Student: Ross McCurdy, Undergraduate Student in Physics and Astronomy, University of Iowa
Research Mentor: Philip Kaaret
HaloSat: A CubeSat for Studying the Galactic Halo
HaloSat is a NASA funded CubeSat which will help solve the missing baryon problem. Baryons are what make up everyday matter, mainly: protons, neutrons, and electrons. Astronomers know from studying the cosmic microwave background that baryons make up 5% of the energy in the early universe. Only 2.5% of the expected 5% can be accounted for when the universe is surveyed today. The remaining baryons are hypothesized to be in halos surrounding galaxies and large webs of matter in intergalactic space.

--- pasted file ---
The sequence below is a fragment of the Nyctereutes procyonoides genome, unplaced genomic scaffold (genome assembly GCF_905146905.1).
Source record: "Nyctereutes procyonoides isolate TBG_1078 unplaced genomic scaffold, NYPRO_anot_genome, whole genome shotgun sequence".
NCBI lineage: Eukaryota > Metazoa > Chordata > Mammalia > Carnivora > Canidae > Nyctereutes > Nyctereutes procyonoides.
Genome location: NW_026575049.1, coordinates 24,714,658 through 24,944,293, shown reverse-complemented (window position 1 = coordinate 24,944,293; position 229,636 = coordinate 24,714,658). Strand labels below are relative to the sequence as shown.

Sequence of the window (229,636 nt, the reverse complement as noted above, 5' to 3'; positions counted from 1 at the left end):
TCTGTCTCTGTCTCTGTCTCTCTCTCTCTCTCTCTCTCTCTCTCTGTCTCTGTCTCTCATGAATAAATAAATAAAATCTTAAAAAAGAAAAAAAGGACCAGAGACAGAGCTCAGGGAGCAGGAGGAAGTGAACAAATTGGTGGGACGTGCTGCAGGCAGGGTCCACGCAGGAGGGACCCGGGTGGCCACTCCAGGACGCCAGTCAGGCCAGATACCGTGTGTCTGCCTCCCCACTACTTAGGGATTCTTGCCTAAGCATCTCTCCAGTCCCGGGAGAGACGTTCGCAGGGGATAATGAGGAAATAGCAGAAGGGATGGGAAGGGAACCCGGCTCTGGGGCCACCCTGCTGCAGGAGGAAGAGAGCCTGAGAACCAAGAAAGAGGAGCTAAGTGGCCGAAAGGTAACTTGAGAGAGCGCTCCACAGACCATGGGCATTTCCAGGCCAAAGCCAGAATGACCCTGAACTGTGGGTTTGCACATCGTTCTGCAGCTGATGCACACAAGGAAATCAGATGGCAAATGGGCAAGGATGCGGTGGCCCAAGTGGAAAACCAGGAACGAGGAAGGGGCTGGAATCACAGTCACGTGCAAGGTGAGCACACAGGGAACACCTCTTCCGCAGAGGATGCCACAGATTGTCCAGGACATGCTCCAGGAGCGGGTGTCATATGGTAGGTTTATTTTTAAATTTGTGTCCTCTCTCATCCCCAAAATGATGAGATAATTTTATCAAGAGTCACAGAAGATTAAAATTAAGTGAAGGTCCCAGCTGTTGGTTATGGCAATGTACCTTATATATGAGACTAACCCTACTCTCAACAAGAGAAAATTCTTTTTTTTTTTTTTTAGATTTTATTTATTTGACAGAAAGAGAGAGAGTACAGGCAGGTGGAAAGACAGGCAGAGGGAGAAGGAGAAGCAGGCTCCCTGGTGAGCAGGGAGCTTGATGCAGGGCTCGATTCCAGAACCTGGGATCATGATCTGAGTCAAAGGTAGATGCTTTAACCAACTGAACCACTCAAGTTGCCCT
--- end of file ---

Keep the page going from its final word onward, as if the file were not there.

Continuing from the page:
HaloSat is the first NASA CubeSat to make astrophysical observations. CubeSats are very small satellites (nominally 10 cm x 10 cm x 10 cm or 1U) which are useful because of their low cost and shorter mission durations. HaloSat is a 6U (30 cm x 20 cm x 10 cm) CubeSat that will use three X-ray detectors to measure the energy and intensity of X-ray emission from hot oxygen gas in the milky way’s halo. The mass and geometry of the halo will be determined from these measurements. Astronomers can use the characteristics of our halo to better model those surrounding other galaxies, helping solve the missing baryon problem. HaloSat is currently set to launch in 2018 and its mission will last one year.